A Lot or a Little?
What you will—and won't—find in this TV show.
The positive "anyone can be beautiful" message suffers from the show's sarcastic humor and the negativity implied in the title. That said, by the end, most participants seem very happy with their transformation and receive lots of love and support from Stacy, Clinton, and their family and friends.
Positive Role Models
The hosts can be sarcastic and critical, but they push the idea that anyone -- regardless of size, age, profession -- can look good. They never criticize someone's body or physical appearance beyond their clothing choices.
Sex, Romance & Nudity
Occasional mild innuendo; references to breasts (as "the girls") in a fashion context.
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Infrequent language ("damn," "hell").
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Products & Purchases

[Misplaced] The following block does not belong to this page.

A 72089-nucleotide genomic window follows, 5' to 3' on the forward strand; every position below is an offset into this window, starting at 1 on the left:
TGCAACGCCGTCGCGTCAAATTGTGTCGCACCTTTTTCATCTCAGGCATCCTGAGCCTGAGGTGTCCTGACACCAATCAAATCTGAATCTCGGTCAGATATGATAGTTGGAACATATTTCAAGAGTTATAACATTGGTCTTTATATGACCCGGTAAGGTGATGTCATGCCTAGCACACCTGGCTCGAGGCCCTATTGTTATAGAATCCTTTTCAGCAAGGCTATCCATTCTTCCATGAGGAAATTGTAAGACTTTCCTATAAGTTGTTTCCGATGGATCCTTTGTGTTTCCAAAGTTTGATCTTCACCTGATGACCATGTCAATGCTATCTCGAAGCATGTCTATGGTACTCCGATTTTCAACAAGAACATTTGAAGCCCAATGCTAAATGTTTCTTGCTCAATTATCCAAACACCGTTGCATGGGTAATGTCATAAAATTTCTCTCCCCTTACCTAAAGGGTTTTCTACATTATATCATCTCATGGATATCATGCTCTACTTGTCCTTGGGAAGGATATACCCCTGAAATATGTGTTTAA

Specific stores and product names are often mentioned and shown.
Parents Need to Know
Parents need to know that this show's core positive message (anyone can look great) can help mitigate the pressure to look like an airbrushed supermodel that young girls face daily. But during most of each episode, the subject experiences sarcasm and mild ridicule. The fashion experts can sound a bit mean sometimes when doling out fashion critiques, though they're also good at building up subjects' confidence by the end.
Is It Any Good?
The beauty of What Not to Wear is that even though the subject is initially mocked, she learns that she doesn't have to change any part of her core self in order to pep up her image. And when the subject shows off her changed image to Stacy, Clinton, and her friends and family, she's as delighted as everyone else at her transformation.
Did we miss something on diversity?
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Our Editors Recommend
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